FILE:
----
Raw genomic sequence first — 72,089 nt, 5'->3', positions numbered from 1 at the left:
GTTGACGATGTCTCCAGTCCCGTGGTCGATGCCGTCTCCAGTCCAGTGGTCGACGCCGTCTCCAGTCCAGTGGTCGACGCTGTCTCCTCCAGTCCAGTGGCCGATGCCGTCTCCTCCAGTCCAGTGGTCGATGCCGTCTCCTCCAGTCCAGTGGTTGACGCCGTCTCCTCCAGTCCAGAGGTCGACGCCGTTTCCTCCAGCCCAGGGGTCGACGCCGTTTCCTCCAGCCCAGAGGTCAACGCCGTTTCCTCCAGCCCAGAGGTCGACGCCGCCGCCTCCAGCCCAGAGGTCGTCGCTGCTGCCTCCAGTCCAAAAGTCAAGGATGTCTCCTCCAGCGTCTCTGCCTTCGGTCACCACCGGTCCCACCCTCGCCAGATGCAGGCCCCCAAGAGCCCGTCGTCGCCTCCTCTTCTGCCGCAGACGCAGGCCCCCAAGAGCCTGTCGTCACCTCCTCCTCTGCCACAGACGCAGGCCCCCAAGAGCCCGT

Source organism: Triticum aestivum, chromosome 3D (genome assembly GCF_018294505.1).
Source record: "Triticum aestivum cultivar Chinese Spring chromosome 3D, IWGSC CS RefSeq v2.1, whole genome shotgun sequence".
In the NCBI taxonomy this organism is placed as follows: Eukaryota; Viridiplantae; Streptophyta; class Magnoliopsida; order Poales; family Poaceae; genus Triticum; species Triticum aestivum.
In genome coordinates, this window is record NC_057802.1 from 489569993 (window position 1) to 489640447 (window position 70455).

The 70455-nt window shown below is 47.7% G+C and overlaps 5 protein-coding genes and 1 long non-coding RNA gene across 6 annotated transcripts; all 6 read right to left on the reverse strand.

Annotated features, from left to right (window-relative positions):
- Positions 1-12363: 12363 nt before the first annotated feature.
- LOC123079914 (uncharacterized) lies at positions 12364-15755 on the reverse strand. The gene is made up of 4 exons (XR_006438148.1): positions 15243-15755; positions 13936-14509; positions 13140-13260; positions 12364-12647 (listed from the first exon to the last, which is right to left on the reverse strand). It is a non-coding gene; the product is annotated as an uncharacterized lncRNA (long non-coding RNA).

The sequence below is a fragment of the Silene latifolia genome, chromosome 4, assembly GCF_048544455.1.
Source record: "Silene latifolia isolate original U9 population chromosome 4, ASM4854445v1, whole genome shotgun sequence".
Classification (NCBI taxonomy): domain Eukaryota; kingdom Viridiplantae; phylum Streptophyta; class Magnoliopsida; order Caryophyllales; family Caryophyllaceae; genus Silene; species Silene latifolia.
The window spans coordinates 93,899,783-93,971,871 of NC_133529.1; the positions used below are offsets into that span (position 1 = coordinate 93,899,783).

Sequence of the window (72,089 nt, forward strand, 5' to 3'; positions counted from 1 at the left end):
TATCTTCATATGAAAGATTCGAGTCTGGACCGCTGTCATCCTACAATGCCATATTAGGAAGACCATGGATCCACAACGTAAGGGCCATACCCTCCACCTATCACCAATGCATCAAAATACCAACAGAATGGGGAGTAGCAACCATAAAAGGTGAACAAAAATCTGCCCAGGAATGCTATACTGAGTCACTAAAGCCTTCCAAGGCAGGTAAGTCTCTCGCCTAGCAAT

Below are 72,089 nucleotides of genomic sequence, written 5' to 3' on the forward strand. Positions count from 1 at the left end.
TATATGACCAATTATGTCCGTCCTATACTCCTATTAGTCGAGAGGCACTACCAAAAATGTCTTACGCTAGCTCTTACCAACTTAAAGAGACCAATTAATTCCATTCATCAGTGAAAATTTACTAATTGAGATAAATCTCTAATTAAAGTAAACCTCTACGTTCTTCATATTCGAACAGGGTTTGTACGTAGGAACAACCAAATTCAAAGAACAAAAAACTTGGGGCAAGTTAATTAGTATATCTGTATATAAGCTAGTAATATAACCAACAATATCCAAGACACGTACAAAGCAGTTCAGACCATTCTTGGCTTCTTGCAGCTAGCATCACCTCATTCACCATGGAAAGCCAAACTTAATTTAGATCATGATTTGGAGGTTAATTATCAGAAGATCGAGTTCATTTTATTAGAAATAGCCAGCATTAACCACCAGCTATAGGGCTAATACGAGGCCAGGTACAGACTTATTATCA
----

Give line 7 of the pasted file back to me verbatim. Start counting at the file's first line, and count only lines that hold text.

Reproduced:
The 70455-nt window shown below is 47.7% G+C and overlaps 5 protein-coding genes and 1 long non-coding RNA gene across 6 annotated transcripts; all 6 read right to left on the reverse strand.